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UNIVERSITIES UK, the organisation representing the UK’s higher education sector, successfully reignited the debate about student tuition fees this week. With the Government set to review tuition fees later this year, its intervention is timely. The headlines in the national press – ‘University tuition fees “need to rise to £6500”’ (Daily Telegraph), ‘Universities give nod to higher fees’ (Financial Times), ‘Double uni fees to £6k a year plan’ (Daily Mirror), ‘New threat to the middle classes: Universities’ plan to double student fees could leave millions in debt until their 50s’ (Daily Mail) – tell their own, but not necessarily the whole, story.
What Universities UK has done is carry out some financial modelling looking at the impact that changes to the variable fees system, which was introduced in 2006, might have on universities and students. Its report, ‘Changing landscapes: future scenarios for variable tuition fees’ (available at www. universitiesuk.ac.uk) considers a range of future scenarios for variable fees, funding and student support that could apply in England following the Government’s review.
The report considers the implications of different variable fee levels – from maintaining the current situation, where fees are capped at £3000, to an increase in the cap to £5000 or £7000; different mechanisms for fee payment and fee support; and possible bursary and maintenance packages. According to Universities UK, the aim is to make an evidence-based contribution to preparations for the review, and ‘to help universities to make informed judgements about the effect of future fee and funding regimes, and to assess the impact on their own institutions’.
One of the aims of introducing variable tuition fees was to create an ‘economic market’ in higher education in which institutions would compete on price to attract students. In the event, this didn’t happen, because most institutions chose to charge the maximum fees allowable. Among the conclusions drawn by Universities UK is that increasing tuition fees to £5000 a year would effectively maintain the status quo, in that institutions would not start setting differential fees by course and students would behave in much the same way as at present. However, it says, increasing fees above £5000 would lead to more institutions reviewing their practice of setting the maximum fee, particularly for institutions whose students are ‘debt averse’. It also suggests that a tuition fee level of £7000 will make potential students start to change their behaviour and may discourage some from enrolling in higher education
It is impossible to discuss student tuition fees without also considering student debt. This is an issue for students of any subject, but it is more of an issue for those studying, or considering studying, veterinary medicine. A veterinary course is inherently expensive to run; it also lasts longer than many other courses, so tuition fees have to be paid, and debts can accumulate, over a longer period. Added to this, the course is intensive, so there is little opportunity to work part time, and extramural studies requirements leave little scope for work in vacations.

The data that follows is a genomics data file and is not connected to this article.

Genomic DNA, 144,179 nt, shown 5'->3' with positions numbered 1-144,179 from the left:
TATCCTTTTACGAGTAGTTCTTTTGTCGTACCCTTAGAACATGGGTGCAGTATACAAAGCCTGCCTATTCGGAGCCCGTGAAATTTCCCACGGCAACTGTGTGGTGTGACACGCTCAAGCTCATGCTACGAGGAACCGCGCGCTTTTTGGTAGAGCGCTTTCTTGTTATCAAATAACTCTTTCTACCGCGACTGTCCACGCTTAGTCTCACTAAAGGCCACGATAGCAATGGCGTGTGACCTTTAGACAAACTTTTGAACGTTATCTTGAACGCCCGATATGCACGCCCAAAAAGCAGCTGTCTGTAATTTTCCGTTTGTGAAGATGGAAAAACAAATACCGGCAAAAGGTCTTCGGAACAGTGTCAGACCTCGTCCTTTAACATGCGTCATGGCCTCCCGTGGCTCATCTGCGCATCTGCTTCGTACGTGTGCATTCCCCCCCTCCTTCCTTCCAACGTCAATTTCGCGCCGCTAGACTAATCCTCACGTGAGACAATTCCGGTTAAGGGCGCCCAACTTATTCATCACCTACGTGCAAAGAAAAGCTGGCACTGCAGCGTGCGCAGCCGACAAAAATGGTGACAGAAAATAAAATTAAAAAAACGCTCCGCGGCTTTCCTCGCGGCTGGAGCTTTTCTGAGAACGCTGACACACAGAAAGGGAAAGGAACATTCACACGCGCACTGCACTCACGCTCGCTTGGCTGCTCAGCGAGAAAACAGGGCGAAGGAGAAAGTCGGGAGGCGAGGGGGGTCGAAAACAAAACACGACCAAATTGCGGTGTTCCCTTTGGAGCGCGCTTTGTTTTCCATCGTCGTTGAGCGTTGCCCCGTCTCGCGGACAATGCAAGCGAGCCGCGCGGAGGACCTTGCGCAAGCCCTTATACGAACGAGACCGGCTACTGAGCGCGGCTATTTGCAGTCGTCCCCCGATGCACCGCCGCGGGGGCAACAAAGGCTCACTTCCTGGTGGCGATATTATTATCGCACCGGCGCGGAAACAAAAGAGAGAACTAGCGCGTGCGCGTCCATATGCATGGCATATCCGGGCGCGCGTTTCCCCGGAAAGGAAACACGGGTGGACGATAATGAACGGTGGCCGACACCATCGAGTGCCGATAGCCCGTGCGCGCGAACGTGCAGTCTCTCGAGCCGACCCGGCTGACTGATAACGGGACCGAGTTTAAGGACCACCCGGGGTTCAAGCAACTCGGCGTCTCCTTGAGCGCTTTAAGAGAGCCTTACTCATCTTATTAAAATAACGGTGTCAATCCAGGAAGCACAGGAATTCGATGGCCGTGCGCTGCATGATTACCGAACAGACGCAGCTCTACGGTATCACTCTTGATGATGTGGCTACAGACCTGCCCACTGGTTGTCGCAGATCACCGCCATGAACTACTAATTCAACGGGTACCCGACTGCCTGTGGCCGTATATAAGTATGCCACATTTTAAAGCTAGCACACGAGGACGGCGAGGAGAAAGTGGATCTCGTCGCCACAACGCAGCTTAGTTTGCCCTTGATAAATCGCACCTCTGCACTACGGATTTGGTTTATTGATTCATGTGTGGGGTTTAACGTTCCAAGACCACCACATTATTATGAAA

Every three years since 1996, the BVA, in conjunction with the Association of Veterinary Students, has conducted a survey among students at the UK vet schools, in which levels of debt are among the issues considered. The results of the most recent survey, undertaken in 2008, indicate that levels of debt continue to rise, to the extent that among final-year students the average debt exceeded £20,000. These students had not been affected by the introduction of tuition fees in 2006 and students in earlier years of the course expected their debts on graduation to be higher, with those in their second year anticipating an average debt of £29,000. Previous surveys suggest that students in the earlier years of their course tend to underestimate their debt on graduation, which makes these figures all the more worrying.
Concern has been expressed in the profession about the effects of student debt or the prospect of debt on the intake of the veterinary schools, the socioeconomic mix of students and future graduates, and students’ career choices on graduation. There can be little doubt that the need ultimately to repay their debts will affect the career choices of graduates, with repercussions for veterinary employers and areas of activity which may be less lucrative (VR, October 8, 2005, vol 157, pp 429-430). While Universities UK’s report might help inform the debate, it doesn’t really take a mathematical model to work out that increasing tuition fees will make the situation worse.
One can sympathise with universities for wanting to ensure future income, particularly at a time when funding is limited, and they increasingly need to compete internationally. The concern must be that, if the Government does ultimately decide to raise the cap on tuition fees, veterinary activity will be particularly badly hit.
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